long after becoming president of Weber Stake Academy (now Weber State
University) in Ogden, McKay had to give it up. The church had tapped
him for an apostle at 33 in 1905, and it's a lifetime calling.
Throughout his remaining six decades, though, McKay remained an
intellectual, the authors write. "He cherished the things of the mind,
cultivated his own intellect throughout his life, encouraged his
fellow Latter-day Saints to do likewise, and vigorously defended the
consequences of intellectualism."
When the distinguished Mormon educator Sterling McMurrin, known
for his unorthodox religious views of Mormon origins and scriptures,
was threatened with church discipline by two apostles, McKay was
"Well, all I can say is, that if they put you on trial for
excommunication, I will be there as the first witness in your behalf,"
McKay told McMurrin in a Sunday morning meeting in 1954.
The church president told McMurrin that he had no problem with the
theory of evolution, yet he would not voice that support publicly. So
opposition to the theory, espoused by future president Joseph Fielding
Smith, seemed the de facto church position.
Like many others in the 1950s, McKay was deeply suspicious of
Communism. While overseeing the church's international outreach, he
watched the Iron Curtain close down Mormon branches in places such as
Czechoslovakia and Korea. Yet he never became an extreme or paranoid
When apostle and future president Ezra Taft Benson began publicly
associating with the archconservative John Birch Society, many of the
apostles urged McKay to distance the church from the group. McKay did
try on several occasions to rein in Benson, but his affection for the
apostle, who served as U.S. Secretary of Agriculture, prevented him
from being unequivocal.
In 1966, Benson wanted to use McKay's photo on the April cover of
American Opinion, the Birch Society magazine. Unaware of the
connection, McKay agreed. But at the urging of the other apostles, who
worried it would seem an endorsement of the group's politics, he
reversed the decision.
At their next meeting, Benson persuaded the 92-year-old McKay to go
ahead with the photo. Mc=C2Kay's counselor N. Eldon Tanner got wind of
it and he called an urgent meeting with McKay, his son Lawrence
Mc=C2Kay, and apostles Smith and Mark E. Peterson. Together they called
American Opinion's editorial offices in Massachusetts and demanded
that the magazine remove the photo.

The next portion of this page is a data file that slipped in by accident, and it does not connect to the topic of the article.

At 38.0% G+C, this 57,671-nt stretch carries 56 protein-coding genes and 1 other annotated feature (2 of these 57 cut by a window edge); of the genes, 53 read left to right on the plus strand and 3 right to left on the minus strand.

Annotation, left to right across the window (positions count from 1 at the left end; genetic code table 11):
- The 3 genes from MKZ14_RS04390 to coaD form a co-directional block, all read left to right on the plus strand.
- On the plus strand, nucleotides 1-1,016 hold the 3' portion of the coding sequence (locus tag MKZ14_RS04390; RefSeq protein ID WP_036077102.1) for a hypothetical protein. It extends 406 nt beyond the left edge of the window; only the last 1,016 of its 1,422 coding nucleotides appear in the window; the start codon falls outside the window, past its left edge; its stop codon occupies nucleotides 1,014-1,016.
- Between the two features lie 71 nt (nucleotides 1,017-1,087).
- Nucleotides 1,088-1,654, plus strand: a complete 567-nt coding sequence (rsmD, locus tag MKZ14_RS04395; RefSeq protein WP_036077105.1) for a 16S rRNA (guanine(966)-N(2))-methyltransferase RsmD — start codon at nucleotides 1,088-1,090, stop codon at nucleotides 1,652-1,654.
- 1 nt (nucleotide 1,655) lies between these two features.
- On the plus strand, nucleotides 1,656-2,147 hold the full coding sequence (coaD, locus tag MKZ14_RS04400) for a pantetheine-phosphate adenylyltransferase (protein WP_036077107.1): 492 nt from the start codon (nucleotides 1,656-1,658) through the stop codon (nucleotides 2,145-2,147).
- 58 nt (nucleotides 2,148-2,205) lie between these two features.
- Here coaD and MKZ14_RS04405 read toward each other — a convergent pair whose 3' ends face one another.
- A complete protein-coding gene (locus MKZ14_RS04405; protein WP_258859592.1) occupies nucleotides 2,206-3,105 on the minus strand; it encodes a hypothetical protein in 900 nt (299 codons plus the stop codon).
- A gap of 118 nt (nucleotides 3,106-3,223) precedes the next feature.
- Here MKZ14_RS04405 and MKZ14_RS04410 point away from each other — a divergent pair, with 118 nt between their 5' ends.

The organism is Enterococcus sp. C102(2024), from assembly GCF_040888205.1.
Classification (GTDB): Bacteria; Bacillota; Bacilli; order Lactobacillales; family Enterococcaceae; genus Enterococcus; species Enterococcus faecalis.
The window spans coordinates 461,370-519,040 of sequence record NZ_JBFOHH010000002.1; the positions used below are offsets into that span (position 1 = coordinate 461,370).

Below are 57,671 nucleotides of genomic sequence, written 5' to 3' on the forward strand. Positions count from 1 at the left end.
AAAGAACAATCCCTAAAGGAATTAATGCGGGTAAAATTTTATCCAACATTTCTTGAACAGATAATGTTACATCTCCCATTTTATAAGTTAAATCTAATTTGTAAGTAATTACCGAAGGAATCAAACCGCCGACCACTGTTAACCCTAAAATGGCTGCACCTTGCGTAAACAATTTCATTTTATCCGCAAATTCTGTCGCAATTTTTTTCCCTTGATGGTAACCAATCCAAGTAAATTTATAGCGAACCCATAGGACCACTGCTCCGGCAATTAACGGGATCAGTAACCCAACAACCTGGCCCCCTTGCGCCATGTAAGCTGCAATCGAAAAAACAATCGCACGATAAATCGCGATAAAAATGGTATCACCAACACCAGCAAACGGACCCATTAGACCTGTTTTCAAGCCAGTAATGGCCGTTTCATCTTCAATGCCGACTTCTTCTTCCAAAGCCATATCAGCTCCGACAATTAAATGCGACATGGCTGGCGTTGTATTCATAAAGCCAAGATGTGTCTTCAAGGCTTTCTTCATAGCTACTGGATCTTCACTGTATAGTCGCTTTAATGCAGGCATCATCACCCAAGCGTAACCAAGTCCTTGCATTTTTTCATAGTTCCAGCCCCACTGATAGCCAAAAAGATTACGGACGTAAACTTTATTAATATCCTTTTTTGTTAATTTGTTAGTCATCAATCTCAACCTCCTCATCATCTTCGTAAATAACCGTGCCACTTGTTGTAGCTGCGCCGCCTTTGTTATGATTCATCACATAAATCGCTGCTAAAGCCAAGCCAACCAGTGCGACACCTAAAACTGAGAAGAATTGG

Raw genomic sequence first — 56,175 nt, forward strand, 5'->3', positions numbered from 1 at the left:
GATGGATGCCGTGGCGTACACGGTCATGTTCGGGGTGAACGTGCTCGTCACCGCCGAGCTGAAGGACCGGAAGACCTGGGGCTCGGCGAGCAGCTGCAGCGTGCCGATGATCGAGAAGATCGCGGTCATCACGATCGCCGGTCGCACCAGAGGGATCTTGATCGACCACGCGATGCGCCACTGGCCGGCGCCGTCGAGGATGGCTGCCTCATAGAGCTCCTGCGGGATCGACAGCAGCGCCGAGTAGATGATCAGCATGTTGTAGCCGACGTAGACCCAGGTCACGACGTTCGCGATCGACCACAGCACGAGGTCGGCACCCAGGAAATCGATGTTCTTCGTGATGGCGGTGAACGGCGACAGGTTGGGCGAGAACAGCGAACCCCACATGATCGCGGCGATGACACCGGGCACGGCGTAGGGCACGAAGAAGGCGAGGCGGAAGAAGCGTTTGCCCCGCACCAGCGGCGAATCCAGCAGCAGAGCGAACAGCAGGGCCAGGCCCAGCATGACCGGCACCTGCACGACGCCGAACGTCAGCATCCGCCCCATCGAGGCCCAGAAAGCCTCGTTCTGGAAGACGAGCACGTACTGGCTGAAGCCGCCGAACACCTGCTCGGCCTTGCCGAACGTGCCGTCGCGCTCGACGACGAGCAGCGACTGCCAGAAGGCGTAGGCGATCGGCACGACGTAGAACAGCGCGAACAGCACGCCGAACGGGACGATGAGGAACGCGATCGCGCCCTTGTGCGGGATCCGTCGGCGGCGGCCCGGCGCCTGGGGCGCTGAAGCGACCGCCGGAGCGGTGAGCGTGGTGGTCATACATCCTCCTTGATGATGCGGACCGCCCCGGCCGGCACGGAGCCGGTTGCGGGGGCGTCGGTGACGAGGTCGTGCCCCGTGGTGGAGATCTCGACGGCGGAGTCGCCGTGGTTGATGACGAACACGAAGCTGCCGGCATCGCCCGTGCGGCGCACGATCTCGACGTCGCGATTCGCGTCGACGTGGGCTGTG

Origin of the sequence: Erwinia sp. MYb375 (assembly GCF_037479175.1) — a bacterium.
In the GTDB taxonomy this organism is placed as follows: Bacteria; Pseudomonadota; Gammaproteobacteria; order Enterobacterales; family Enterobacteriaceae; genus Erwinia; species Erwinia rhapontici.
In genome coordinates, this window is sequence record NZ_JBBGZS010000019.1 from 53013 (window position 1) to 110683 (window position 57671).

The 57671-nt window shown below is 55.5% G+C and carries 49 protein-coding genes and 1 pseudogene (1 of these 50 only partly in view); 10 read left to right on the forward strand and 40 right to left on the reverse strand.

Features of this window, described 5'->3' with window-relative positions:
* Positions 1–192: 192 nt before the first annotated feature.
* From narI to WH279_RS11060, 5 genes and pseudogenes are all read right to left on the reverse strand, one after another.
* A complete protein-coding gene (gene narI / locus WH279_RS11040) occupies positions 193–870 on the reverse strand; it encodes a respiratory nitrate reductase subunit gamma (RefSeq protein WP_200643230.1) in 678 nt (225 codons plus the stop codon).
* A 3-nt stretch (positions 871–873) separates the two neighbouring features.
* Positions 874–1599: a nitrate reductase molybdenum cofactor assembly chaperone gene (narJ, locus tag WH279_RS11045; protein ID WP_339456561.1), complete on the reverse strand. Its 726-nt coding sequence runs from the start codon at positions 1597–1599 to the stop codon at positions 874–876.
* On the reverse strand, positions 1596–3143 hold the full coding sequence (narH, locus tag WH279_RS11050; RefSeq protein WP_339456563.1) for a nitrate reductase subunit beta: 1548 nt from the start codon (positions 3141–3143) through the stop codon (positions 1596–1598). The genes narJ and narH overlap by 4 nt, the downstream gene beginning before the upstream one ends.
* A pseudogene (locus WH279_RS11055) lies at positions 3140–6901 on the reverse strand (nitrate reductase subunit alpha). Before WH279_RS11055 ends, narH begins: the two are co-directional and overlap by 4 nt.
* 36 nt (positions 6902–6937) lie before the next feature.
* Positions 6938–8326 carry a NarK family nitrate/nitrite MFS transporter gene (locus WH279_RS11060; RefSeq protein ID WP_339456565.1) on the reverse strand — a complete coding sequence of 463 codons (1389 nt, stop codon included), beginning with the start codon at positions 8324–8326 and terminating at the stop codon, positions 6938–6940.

Benson's brand of conservatism nudged many Mormons away from their
bipartisan makeup.
McKay was a Republican, but would develop a surprising bond with
Democratic President Lyndon B. Johnson, the authors write.
They had met briefly when Johnson was vice-president. Then, two
months after President Kennedy's assassination, Johnson invited McKay
to come to D.C. and meet with him - the first religious leader he
invited to the White House.
"I don't have anything emergency, but I just need a little strength
and I think that would come from visiting with you an hour or so,"
Johnson said, according to the phone transcript written by Middlemiss.
At the White House, Johnson told McKay "that events were crowding
in on him: Cyprus, Vietnam, the shooting of Americans over Berlin,
Panama. He felt he needed help. When he was a boy he could rest his
head on his mother's shoulder," recalled Lawrence McKay, who
accompanied his father. "Now he needed another shoulder to rest on."
A shoulder to rest on is an apt metaphor for McKay's legacy, the book s=
"The greatness of David O. McKay is not captured in fact and
figures. Other church presidents have served longer, traveled farther,
presided over greater growth, built more buildings, defined more
doctrines, and instituted more sweeping changes in organization and
policy," Prince and Wright write.
Rather, it was in his striking appearance, distinctive presence
and infectious optimism.
"Clean-shaven, immaculately dressed, and movie-star handsome,
McKay immediately caught the attention of member and nonmember alike,
and held it," they write. "He democratized Mormonism, calling upon
every member to be a missionary and thus participate in moving the
church into a 'New Era.' ''
The depth of his humanity might never have been fully realized
without Middlemiss, McKay's devoted, obsessive secretary.
Courtesy of Wm. Robert Wright=20
David O. McKay and his wife, Emma Ray McKay, left, and secretary
Clare Middlemiss, stopped in Scotland on their 1955 European tour.